The internet is meant to help activists, enable democratic protest and weaken the grip of authoritarian regimes. But it doesn’t—in fact, the web is a boon for bulliesby Evgeny Morozov / November 18, 2009 / Leave a comment
Published in December 2009 issue of Prospect Magazine
My homeland of Belarus is an unlikely place for an internet revolution. The country, controlled by authoritarian President Alexander Lukashenko since 1994, was once described by Condoleezza Rice as “the last outpost of tyranny in Europe.”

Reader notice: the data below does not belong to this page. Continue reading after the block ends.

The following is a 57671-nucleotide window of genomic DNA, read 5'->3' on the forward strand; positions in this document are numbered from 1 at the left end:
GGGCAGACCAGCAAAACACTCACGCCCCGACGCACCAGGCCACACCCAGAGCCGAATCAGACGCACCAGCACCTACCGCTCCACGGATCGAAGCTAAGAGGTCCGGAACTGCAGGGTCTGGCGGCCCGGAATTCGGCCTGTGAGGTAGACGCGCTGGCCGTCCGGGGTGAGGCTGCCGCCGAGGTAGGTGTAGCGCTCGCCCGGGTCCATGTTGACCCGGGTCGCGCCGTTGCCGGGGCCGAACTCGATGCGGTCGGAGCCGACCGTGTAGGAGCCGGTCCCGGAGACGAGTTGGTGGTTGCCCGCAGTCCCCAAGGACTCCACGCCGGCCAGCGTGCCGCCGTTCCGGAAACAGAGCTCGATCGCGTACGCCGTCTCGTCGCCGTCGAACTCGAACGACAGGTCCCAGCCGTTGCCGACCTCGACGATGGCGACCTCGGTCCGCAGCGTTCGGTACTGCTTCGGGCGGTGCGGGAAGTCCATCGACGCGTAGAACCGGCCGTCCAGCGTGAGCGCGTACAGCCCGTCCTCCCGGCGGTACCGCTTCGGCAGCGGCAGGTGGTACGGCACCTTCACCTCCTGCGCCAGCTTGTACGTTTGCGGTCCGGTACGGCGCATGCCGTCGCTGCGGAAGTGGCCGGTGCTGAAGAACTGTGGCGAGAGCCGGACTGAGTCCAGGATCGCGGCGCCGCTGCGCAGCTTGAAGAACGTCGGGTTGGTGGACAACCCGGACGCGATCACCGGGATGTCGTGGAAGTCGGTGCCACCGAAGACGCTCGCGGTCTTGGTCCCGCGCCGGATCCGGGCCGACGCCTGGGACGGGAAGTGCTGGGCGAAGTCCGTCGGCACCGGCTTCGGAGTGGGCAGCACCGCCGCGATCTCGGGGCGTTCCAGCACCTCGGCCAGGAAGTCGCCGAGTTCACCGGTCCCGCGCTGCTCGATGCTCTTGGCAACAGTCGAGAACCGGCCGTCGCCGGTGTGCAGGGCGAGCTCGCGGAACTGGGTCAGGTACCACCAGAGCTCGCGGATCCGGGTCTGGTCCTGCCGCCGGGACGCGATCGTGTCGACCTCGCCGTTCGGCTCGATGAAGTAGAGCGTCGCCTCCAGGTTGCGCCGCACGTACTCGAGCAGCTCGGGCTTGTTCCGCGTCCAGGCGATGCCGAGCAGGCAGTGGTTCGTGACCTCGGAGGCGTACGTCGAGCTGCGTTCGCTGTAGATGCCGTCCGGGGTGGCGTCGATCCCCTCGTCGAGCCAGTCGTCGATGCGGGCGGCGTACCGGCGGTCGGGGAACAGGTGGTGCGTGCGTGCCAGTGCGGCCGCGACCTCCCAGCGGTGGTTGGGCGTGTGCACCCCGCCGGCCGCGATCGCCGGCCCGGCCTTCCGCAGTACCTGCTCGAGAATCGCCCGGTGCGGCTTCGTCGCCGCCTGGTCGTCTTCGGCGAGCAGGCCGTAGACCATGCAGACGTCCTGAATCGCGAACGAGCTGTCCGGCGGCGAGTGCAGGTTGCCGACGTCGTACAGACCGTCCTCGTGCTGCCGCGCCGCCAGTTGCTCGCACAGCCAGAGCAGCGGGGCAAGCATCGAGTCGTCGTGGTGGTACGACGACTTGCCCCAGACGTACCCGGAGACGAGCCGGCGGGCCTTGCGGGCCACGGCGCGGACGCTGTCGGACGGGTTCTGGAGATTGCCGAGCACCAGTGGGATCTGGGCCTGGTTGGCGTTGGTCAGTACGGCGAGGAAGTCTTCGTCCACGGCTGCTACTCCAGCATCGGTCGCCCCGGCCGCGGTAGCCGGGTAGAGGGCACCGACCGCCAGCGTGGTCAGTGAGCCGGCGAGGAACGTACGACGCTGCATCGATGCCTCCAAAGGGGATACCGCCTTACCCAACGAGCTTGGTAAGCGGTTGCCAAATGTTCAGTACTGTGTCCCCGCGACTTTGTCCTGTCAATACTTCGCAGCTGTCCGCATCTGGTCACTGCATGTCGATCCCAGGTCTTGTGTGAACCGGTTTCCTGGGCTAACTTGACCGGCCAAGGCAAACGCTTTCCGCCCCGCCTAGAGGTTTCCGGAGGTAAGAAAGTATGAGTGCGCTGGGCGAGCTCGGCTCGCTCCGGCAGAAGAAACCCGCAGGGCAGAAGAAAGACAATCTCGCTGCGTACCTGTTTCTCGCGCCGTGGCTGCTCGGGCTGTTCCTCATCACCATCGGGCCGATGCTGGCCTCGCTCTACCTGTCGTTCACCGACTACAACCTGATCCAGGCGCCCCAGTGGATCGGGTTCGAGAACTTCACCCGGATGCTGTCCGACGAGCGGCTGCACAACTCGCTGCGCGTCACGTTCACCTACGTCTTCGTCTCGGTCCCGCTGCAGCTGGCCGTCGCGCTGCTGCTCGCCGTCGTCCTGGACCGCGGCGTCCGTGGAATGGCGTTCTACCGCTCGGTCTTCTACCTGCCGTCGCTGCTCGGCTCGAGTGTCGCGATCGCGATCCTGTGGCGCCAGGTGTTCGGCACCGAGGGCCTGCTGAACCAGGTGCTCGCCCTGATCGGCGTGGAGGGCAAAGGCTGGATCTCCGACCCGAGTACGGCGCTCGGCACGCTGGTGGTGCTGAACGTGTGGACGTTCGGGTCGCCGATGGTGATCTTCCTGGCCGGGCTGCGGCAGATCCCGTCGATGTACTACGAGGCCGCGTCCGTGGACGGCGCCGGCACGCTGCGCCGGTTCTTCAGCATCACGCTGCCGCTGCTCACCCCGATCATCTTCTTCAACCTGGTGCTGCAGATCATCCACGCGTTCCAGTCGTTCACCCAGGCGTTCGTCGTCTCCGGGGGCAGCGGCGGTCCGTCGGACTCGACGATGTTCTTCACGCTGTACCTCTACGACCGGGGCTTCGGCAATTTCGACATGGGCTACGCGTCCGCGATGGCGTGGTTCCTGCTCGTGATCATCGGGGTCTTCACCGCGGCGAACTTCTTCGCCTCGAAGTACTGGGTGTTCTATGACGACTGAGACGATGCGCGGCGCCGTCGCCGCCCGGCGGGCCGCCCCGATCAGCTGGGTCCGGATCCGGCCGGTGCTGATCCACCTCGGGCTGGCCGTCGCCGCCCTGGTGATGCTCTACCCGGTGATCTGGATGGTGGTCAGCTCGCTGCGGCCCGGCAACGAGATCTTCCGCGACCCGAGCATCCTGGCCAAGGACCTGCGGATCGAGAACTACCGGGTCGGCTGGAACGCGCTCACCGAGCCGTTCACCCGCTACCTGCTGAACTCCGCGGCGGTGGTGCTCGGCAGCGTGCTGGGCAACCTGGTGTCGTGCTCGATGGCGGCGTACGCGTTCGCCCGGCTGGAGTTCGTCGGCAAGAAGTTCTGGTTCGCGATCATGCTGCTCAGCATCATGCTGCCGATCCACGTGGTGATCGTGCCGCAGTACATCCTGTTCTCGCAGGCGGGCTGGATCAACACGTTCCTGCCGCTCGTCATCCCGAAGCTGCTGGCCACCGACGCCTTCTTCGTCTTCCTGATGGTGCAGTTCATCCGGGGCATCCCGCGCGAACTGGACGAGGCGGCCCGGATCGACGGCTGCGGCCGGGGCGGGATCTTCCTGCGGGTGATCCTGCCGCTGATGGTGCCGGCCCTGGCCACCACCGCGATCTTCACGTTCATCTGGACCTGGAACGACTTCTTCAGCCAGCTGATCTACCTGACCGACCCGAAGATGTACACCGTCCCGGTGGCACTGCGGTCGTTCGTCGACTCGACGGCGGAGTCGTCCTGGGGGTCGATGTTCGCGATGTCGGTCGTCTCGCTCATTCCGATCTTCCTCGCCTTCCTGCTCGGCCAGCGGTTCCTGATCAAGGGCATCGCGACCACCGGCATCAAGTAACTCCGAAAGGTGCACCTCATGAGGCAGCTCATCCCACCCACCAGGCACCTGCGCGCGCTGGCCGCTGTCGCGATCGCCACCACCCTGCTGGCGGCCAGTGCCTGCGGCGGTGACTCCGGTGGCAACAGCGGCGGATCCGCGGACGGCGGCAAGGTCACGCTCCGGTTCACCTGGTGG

Its last presidential election in March 2006 was followed by a short-lived and unsuccessful revolution. The initial protests were brutally suppressed. But where public rallies couldn’t succeed, protesters turned to more creative forms of insurgency: flash mobs. In a flash mob, social media or email is used to assemble a group of people in a public place, who then perform together a brief, often surreal action. Some young Belarusians used the blogging service LiveJournal to organise a series of events in Minsk with subtle anti-government messages. In a typical flash mob, the youngsters smiled, read newspapers or ate ice-cream. There was nothing openly political but the subtext was: “It’s better to lick ice-cream than the president’s ass!” The security services made many arrests, but their actions were captured in photos that were posted on LiveJournal and on photo-sharing websites like Flickr. Western bloggers and then traditional media picked up the news, drawing attention to the harsh crackdown.